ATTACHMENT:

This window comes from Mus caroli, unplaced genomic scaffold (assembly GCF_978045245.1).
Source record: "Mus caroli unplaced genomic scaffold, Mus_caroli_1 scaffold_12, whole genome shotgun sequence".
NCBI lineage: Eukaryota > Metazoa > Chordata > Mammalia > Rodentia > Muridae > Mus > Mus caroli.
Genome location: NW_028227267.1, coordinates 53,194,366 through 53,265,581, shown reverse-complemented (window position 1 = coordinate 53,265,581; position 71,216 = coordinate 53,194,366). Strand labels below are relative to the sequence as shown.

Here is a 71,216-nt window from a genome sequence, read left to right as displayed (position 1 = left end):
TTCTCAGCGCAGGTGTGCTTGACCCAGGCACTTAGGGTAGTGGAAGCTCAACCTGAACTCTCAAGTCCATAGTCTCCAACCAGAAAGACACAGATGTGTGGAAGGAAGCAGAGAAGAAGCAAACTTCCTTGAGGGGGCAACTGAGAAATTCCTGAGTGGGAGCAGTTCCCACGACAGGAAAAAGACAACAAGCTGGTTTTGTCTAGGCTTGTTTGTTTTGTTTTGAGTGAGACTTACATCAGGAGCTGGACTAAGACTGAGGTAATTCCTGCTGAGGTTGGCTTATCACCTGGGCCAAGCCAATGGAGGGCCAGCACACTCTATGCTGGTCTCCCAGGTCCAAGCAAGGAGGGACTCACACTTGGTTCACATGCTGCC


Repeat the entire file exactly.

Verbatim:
This window comes from Mus caroli, unplaced genomic scaffold (assembly GCF_978045245.1).
Source record: "Mus caroli unplaced genomic scaffold, Mus_caroli_1 scaffold_12, whole genome shotgun sequence".
NCBI lineage: Eukaryota > Metazoa > Chordata > Mammalia > Rodentia > Muridae > Mus > Mus caroli.
Genome location: NW_028227267.1, coordinates 53,194,366 through 53,265,581, shown reverse-complemented (window position 1 = coordinate 53,265,581; position 71,216 = coordinate 53,194,366). Strand labels below are relative to the sequence as shown.

Here is a 71,216-nt window from a genome sequence, read left to right as displayed (position 1 = left end):
TTCTCAGCGCAGGTGTGCTTGACCCAGGCACTTAGGGTAGTGGAAGCTCAACCTGAACTCTCAAGTCCATAGTCTCCAACCAGAAAGACACAGATGTGTGGAAGGAAGCAGAGAAGAAGCAAACTTCCTTGAGGGGGCAACTGAGAAATTCCTGAGTGGGAGCAGTTCCCACGACAGGAAAAAGACAACAAGCTGGTTTTGTCTAGGCTTGTTTGTTTTGTTTTGAGTGAGACTTACATCAGGAGCTGGACTAAGACTGAGGTAATTCCTGCTGAGGTTGGCTTATCACCTGGGCCAAGCCAATGGAGGGCCAGCACACTCTATGCTGGTCTCCCAGGTCCAAGCAAGGAGGGACTCACACTTGGTTCACATGCTGCC